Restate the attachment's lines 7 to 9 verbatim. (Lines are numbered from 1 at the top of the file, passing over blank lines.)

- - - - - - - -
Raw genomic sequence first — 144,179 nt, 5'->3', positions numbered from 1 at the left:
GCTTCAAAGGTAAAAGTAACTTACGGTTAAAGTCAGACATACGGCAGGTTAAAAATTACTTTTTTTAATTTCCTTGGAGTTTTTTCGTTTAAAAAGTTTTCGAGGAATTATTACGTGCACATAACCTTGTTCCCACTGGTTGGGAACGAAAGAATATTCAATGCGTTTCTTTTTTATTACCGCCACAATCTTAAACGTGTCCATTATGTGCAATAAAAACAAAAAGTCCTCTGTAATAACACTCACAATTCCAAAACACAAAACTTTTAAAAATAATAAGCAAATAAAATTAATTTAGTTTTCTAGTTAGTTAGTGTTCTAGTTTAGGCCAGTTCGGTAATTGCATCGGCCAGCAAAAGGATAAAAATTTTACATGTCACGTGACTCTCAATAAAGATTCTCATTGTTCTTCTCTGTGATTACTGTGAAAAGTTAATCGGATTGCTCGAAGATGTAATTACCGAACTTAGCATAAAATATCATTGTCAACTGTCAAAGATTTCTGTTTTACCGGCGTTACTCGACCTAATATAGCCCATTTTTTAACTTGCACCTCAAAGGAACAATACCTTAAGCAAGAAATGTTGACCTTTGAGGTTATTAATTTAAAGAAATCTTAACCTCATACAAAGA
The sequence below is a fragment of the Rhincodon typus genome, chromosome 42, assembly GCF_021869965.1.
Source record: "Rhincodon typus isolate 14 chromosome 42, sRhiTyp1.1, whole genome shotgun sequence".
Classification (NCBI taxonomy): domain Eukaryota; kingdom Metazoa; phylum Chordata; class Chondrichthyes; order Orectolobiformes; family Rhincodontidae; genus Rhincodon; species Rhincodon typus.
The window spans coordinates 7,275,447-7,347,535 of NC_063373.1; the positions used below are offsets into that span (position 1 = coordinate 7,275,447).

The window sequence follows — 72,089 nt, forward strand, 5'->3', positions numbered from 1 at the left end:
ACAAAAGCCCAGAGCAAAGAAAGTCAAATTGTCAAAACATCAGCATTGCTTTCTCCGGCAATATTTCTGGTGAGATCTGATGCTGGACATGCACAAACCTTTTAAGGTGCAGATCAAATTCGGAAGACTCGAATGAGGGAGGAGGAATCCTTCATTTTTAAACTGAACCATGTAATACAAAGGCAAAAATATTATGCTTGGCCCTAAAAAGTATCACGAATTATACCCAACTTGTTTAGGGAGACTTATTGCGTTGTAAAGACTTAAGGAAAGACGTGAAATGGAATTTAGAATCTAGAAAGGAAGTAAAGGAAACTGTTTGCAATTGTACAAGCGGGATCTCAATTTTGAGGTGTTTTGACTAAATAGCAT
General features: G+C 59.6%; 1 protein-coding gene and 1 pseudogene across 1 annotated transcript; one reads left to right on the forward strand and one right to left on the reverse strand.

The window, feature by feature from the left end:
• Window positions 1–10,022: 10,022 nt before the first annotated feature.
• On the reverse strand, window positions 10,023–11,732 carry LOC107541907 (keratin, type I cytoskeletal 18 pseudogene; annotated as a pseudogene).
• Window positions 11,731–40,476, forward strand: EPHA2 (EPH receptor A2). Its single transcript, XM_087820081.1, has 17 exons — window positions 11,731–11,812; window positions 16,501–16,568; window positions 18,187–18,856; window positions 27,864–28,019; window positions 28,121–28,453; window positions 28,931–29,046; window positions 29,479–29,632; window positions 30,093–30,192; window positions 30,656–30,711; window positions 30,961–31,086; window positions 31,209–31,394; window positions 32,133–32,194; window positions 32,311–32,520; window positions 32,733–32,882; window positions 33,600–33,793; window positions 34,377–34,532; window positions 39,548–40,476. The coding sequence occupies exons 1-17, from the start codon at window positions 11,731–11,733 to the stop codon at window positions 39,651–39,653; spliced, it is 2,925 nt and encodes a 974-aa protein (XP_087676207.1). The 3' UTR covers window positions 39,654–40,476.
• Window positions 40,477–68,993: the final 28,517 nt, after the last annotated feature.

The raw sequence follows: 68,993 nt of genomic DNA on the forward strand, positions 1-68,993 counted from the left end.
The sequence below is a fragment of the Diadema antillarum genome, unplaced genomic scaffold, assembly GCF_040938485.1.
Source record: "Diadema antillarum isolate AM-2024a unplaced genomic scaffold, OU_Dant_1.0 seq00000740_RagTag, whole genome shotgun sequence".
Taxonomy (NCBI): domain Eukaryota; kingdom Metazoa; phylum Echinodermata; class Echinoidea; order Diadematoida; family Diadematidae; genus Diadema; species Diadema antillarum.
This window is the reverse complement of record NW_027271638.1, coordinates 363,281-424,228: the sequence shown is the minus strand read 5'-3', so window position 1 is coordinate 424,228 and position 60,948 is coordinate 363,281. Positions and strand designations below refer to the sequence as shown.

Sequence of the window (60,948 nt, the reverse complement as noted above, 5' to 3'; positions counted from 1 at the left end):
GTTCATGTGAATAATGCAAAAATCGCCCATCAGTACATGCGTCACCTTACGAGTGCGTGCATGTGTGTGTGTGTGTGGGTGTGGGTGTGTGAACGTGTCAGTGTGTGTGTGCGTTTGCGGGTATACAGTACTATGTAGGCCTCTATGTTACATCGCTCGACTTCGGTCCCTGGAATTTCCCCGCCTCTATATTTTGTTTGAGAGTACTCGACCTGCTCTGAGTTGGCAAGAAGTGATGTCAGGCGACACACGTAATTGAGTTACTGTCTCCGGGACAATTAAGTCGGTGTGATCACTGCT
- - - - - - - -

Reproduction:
The window sequence follows — 72,089 nt, forward strand, 5'->3', positions numbered from 1 at the left end:
ACAAAAGCCCAGAGCAAAGAAAGTCAAATTGTCAAAACATCAGCATTGCTTTCTCCGGCAATATTTCTGGTGAGATCTGATGCTGGACATGCACAAACCTTTTAAGGTGCAGATCAAATTCGGAAGACTCGAATGAGGGAGGAGGAATCCTTCATTTTTAAACTGAACCATGTAATACAAAGGCAAAAATATTATGCTTGGCCCTAAAAAGTATCACGAATTATACCCAACTTGTTTAGGGAGACTTATTGCGTTGTAAAGACTTAAGGAAAGACGTGAAATGGAATTTAGAATCTAGAAAGGAAGTAAAGGAAACTGTTTGCAATTGTACAAGCGGGATCTCAATTTTGAGGTGTTTTGACTAAATAGCAT
General features: G+C 59.6%; 1 protein-coding gene and 1 pseudogene across 1 annotated transcript; one reads left to right on the forward strand and one right to left on the reverse strand.